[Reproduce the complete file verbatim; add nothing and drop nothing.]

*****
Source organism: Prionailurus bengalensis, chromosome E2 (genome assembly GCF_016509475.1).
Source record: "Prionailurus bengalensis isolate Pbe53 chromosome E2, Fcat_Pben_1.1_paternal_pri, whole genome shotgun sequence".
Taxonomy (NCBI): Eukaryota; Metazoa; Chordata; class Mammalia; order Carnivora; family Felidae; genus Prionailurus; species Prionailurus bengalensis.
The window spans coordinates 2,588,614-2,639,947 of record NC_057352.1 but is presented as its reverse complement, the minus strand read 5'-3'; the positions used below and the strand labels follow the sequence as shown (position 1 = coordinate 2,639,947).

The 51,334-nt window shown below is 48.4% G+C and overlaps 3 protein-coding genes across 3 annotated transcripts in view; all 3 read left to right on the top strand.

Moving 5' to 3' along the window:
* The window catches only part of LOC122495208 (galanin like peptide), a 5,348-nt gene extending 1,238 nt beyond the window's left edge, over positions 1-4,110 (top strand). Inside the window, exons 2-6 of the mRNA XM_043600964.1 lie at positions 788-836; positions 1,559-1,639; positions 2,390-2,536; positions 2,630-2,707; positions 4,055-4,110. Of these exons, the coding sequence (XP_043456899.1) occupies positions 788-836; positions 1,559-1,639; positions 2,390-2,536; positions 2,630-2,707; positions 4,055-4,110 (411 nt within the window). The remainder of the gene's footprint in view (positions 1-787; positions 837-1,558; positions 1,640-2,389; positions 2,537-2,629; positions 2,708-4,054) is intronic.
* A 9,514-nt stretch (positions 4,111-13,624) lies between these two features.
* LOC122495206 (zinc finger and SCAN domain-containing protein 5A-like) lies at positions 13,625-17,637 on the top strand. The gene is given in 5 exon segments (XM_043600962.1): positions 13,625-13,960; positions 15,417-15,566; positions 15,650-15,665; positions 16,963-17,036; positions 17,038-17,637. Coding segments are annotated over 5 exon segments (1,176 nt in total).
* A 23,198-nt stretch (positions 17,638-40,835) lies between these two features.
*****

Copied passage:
Source organism: Prionailurus bengalensis, chromosome E2 (genome assembly GCF_016509475.1).
Source record: "Prionailurus bengalensis isolate Pbe53 chromosome E2, Fcat_Pben_1.1_paternal_pri, whole genome shotgun sequence".
Taxonomy (NCBI): Eukaryota; Metazoa; Chordata; class Mammalia; order Carnivora; family Felidae; genus Prionailurus; species Prionailurus bengalensis.
The window spans coordinates 2,588,614-2,639,947 of record NC_057352.1 but is presented as its reverse complement, the minus strand read 5'-3'; the positions used below and the strand labels follow the sequence as shown (position 1 = coordinate 2,639,947).

The 51,334-nt window shown below is 48.4% G+C and overlaps 3 protein-coding genes across 3 annotated transcripts in view; all 3 read left to right on the top strand.

Moving 5' to 3' along the window:
* The window catches only part of LOC122495208 (galanin like peptide), a 5,348-nt gene extending 1,238 nt beyond the window's left edge, over positions 1-4,110 (top strand). Inside the window, exons 2-6 of the mRNA XM_043600964.1 lie at positions 788-836; positions 1,559-1,639; positions 2,390-2,536; positions 2,630-2,707; positions 4,055-4,110. Of these exons, the coding sequence (XP_043456899.1) occupies positions 788-836; positions 1,559-1,639; positions 2,390-2,536; positions 2,630-2,707; positions 4,055-4,110 (411 nt within the window). The remainder of the gene's footprint in view (positions 1-787; positions 837-1,558; positions 1,640-2,389; positions 2,537-2,629; positions 2,708-4,054) is intronic.
* A 9,514-nt stretch (positions 4,111-13,624) lies between these two features.
* LOC122495206 (zinc finger and SCAN domain-containing protein 5A-like) lies at positions 13,625-17,637 on the top strand. The gene is given in 5 exon segments (XM_043600962.1): positions 13,625-13,960; positions 15,417-15,566; positions 15,650-15,665; positions 16,963-17,036; positions 17,038-17,637. Coding segments are annotated over 5 exon segments (1,176 nt in total).
* A 23,198-nt stretch (positions 17,638-40,835) lies between these two features.